Mexico has rules in place to protect the rights of local workers over foreign labour. There is a limit on the number of foreigners that companies in Mexico can employ, standing at 10% of the total workforce, excluding senior managers. Additionally, companies employing technical staff can only employ a foreigner if the work cannot be done by a Mexican.
The maximum working week in Mexico is 48 hours over six days, although many companies overlook this. Additionally, some companies run a five-day week, condensing the 48 hours so that employees can have a full weekend off. Overtime rates are double normal pay for the first nine hours each week and triple the normal rate thereafter.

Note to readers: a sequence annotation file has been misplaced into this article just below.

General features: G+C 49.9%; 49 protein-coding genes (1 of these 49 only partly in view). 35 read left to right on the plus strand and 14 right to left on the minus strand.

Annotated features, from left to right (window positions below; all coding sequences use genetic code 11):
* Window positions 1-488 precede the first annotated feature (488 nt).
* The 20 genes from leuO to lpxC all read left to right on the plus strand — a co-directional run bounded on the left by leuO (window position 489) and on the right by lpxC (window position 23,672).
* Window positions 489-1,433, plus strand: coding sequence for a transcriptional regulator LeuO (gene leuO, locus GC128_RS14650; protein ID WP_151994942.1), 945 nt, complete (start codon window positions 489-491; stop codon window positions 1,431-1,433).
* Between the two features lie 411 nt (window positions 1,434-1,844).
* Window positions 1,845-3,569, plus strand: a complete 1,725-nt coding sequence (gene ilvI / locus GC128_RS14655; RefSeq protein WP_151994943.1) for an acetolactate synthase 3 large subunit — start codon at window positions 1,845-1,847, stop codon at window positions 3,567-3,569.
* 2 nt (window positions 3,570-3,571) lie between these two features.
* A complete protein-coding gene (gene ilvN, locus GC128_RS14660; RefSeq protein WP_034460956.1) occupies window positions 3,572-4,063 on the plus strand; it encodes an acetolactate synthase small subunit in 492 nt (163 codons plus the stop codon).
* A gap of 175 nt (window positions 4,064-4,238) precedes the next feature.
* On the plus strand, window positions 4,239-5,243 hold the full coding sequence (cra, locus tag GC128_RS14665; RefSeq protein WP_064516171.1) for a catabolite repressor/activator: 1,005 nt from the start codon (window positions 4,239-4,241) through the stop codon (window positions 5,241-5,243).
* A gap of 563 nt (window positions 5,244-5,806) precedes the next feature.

Many Mexicans are relatively poor and don’t necessarily have a bank account, therefore it isn’t uncommon for employees to be paid in cash, or by using payroll cards. All businesses should consider the operational implications of running this kind of payroll when they start.
Probationary periods of 30 days are commonplace for employment contracts longer than six months in duration. Notice periods are not enshrined in law, but there are stringent requirements regarding severance pay (see below).